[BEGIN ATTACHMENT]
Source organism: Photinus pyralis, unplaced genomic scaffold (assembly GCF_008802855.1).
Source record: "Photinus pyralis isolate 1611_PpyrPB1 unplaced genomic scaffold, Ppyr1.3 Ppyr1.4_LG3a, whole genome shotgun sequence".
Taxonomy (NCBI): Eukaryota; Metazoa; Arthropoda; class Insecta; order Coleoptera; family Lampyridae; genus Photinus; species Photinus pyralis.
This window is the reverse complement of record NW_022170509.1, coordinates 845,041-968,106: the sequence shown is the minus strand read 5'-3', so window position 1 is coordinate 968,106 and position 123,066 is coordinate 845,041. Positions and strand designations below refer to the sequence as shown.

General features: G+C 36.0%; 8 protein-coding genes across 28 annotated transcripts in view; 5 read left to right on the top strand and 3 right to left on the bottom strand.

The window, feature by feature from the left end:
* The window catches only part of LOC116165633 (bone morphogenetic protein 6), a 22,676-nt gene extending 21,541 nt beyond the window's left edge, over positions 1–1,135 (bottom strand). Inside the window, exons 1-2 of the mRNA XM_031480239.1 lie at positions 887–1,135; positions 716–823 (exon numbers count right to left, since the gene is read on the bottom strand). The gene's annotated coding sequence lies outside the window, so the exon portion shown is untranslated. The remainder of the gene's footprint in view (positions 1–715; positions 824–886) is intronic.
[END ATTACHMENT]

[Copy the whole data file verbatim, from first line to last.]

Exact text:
Source organism: Photinus pyralis, unplaced genomic scaffold (assembly GCF_008802855.1).
Source record: "Photinus pyralis isolate 1611_PpyrPB1 unplaced genomic scaffold, Ppyr1.3 Ppyr1.4_LG3a, whole genome shotgun sequence".
Taxonomy (NCBI): Eukaryota; Metazoa; Arthropoda; class Insecta; order Coleoptera; family Lampyridae; genus Photinus; species Photinus pyralis.
This window is the reverse complement of record NW_022170509.1, coordinates 845,041-968,106: the sequence shown is the minus strand read 5'-3', so window position 1 is coordinate 968,106 and position 123,066 is coordinate 845,041. Positions and strand designations below refer to the sequence as shown.

General features: G+C 36.0%; 8 protein-coding genes across 28 annotated transcripts in view; 5 read left to right on the top strand and 3 right to left on the bottom strand.

The window, feature by feature from the left end:
* The window catches only part of LOC116165633 (bone morphogenetic protein 6), a 22,676-nt gene extending 21,541 nt beyond the window's left edge, over positions 1–1,135 (bottom strand). Inside the window, exons 1-2 of the mRNA XM_031480239.1 lie at positions 887–1,135; positions 716–823 (exon numbers count right to left, since the gene is read on the bottom strand). The gene's annotated coding sequence lies outside the window, so the exon portion shown is untranslated. The remainder of the gene's footprint in view (positions 1–715; positions 824–886) is intronic.